The quest to find functional blockchain solution designs that can scale to enterprise requirements is at fever pitch. But neither public nor purely private blockchains meet the requirements of the financial services sector. Rather, a systemic approach that effectively provides two blockchains is required.


Unless you've been living under a FinTech rock, you would have noticed that blockchains are the hottest topic in the space today. The quest to find functional blockchain solution designs that can scale to enterprise requirements is at fever pitch.

After having reviewed countless “private blockchain” designs for the financial services sector, I have come to understand that most solutions are striving for a single cryptographic or mathematical solution to all key requirements (outlined below).

I believe a systemic approach is required. Instead of the everything-on-the-blockchain approach, we recognize the key considerations and layers involved, and build a solution design that addresses the correct requirements on the correct layers.


Banks, FinTech entrepreneurs and legacy infrastructure providers such as IBM have requirements that far exceed public blockchains’ (e.g., Bitcoin) current capabilities.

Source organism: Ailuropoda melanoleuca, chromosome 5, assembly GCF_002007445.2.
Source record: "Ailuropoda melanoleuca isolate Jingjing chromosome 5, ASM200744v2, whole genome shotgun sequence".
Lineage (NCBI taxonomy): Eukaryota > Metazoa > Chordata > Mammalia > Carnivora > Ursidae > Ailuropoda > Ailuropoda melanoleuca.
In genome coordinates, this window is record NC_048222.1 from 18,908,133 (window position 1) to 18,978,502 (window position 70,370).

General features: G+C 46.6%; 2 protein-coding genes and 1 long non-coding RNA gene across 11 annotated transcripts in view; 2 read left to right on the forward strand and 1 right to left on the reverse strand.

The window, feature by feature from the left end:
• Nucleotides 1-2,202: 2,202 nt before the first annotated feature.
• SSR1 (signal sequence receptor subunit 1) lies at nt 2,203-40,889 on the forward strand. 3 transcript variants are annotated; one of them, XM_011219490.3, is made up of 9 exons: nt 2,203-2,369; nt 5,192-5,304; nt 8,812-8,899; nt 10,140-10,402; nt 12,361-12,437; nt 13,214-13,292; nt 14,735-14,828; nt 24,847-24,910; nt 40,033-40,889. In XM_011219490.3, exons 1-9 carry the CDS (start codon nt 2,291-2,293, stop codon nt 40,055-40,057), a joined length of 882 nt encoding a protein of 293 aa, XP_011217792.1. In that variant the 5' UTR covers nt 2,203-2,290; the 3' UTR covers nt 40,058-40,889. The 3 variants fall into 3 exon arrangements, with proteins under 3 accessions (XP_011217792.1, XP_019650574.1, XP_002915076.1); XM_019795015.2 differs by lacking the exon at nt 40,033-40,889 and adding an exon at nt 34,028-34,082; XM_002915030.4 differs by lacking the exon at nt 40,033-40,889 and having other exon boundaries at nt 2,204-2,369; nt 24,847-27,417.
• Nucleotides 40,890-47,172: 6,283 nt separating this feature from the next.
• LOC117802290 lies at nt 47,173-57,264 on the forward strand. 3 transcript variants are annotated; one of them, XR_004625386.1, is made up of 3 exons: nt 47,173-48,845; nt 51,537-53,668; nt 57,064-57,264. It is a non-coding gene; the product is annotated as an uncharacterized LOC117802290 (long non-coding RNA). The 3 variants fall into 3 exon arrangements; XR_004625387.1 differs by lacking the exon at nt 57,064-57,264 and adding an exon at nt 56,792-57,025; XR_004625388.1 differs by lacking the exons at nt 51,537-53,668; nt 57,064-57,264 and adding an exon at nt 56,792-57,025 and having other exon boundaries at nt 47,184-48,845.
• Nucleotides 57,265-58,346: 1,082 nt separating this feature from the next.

For instance, with Bitcoin’s capacity today sitting at 220 million transactions per year, any substantial bank will single-handedly exceed this limitation.

When you start using blockchain transactions as a record and data-integrity management service, the number of transactions can quickly explode

The problem with this unfolding thought-process of “Bitcoin can’t do it; we’ll build our own,” is the resulting “purely private blockchain” designs, which sacrifice security and immutability for scale and privacy.

(Some of) what is being explored today:

  • Clearing & Settlement (ASX NASDAQ & various)
  • Syndicated-Loans (R3 & many others in stealth mode)
  • Smart-Contracts & Smart-Assets (, Tradle)